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Will U.S. lose ‘measles-free’ status?

There have been 1,200 recorded cases in the U.S. so far this year, a significant increase from 372 in 2018.

A measles, mumps and rubella vaccine is displayed in Provo Wednesday, Jan. 7, 2015.
Jeffrey D. Allred, Deseret News

The United States has held measles elimination status for nearly 20 years, but that might be about to change, according to a report from Vox.

There have been 1,200 recorded cases of the measles in the U.S. so far this year, says a study from the Centers for Disease Control and Prevention, which was released earlier this month. That is the highest number of cases since 1992, and a significant increase from 2018, which saw 372 cases.

This uptick in documented measles cases could lead to the U.S. losing its measles elimination status, which was conferred by the World Health Organization in 2000, according to CNN. This status can be removed from a country when the disease has been spreading continuously for at least one year.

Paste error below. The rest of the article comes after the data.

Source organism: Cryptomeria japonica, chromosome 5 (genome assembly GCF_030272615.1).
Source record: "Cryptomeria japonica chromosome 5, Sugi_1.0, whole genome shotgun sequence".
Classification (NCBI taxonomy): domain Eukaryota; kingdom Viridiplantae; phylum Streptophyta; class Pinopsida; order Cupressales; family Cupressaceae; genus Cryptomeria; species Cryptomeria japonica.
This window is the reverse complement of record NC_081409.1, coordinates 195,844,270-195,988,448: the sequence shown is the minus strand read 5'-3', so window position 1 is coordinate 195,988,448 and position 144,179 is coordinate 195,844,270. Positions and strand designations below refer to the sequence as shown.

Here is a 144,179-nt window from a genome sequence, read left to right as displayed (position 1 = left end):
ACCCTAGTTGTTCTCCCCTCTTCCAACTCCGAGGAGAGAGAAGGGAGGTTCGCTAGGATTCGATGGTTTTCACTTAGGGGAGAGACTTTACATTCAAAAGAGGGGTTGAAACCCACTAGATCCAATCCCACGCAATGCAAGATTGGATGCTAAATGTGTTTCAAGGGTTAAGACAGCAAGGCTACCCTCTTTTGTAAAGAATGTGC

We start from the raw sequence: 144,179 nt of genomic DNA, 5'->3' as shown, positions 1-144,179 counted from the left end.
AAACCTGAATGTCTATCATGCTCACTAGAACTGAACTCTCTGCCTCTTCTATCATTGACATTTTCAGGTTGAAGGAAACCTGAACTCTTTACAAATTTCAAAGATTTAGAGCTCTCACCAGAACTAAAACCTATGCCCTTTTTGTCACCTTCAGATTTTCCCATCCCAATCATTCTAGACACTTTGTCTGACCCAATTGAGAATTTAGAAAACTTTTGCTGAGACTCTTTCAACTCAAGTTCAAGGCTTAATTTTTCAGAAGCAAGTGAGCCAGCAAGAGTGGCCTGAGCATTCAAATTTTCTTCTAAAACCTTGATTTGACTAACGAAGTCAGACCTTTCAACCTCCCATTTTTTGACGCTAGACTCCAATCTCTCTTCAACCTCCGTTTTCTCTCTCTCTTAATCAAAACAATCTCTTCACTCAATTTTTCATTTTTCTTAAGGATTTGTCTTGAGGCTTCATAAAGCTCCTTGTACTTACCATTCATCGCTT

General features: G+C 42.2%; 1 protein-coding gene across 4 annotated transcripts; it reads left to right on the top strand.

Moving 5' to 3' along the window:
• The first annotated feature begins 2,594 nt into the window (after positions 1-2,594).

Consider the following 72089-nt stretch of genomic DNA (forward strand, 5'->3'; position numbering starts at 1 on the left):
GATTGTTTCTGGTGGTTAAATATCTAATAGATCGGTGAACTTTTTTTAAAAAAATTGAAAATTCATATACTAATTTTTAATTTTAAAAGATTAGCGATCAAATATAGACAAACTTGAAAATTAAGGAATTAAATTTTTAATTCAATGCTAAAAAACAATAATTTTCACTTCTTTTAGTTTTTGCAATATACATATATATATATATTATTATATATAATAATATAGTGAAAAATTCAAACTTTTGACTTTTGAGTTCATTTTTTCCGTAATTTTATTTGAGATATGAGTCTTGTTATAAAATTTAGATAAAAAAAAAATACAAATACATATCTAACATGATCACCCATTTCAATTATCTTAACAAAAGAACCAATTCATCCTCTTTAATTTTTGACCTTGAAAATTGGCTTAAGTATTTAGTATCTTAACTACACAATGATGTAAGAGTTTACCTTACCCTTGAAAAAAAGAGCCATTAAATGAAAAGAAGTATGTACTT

Over 75% of the measles cases in 2019 are from New York, Vox reports.

A CDC spokesperson told Vox, “If transmission continues in New York, elimination status for measles will end when there is any measles case connected to that outbreak on or after October.”

Two of the larger outbreaks in New York have been affecting children in the tight-knit Orthodox Jewish community, whose parents chose not to vaccinate them, according to CNN.

As Vox explains, in order to keep the disease from spreading, around 95% of community members have to be vaccinated, which creates “herd immunity.” When at least that many people are vaccinated, then others who can’t be vaccinated are still protected from the disease. Measles is more contagious than other vaccinated diseases, such as polio, and so requires a higher percentage rate to achieve herd immunity.

This is why more insular communities, such as the Orthodox Jewish communities in New York, that choose not to vaccinate are at higher risk for outbreaks.

Peter Hotez, a professor and dean of the National School of Tropical Medicine at Baylor College, told Vox, “The fact that measles is back is a worrying sign there’s a problem nationally in our immunization system, that there’s been a breakdown.”

Nancy Messonnier, the director of the CDC’s National Center for Immunization and Respiratory Diseases, agrees.

She told CNN, “It certainly is incredibly frustrating and upsetting to the public health community that we may lose measles elimination status, because we do have a safe and effective vaccine.”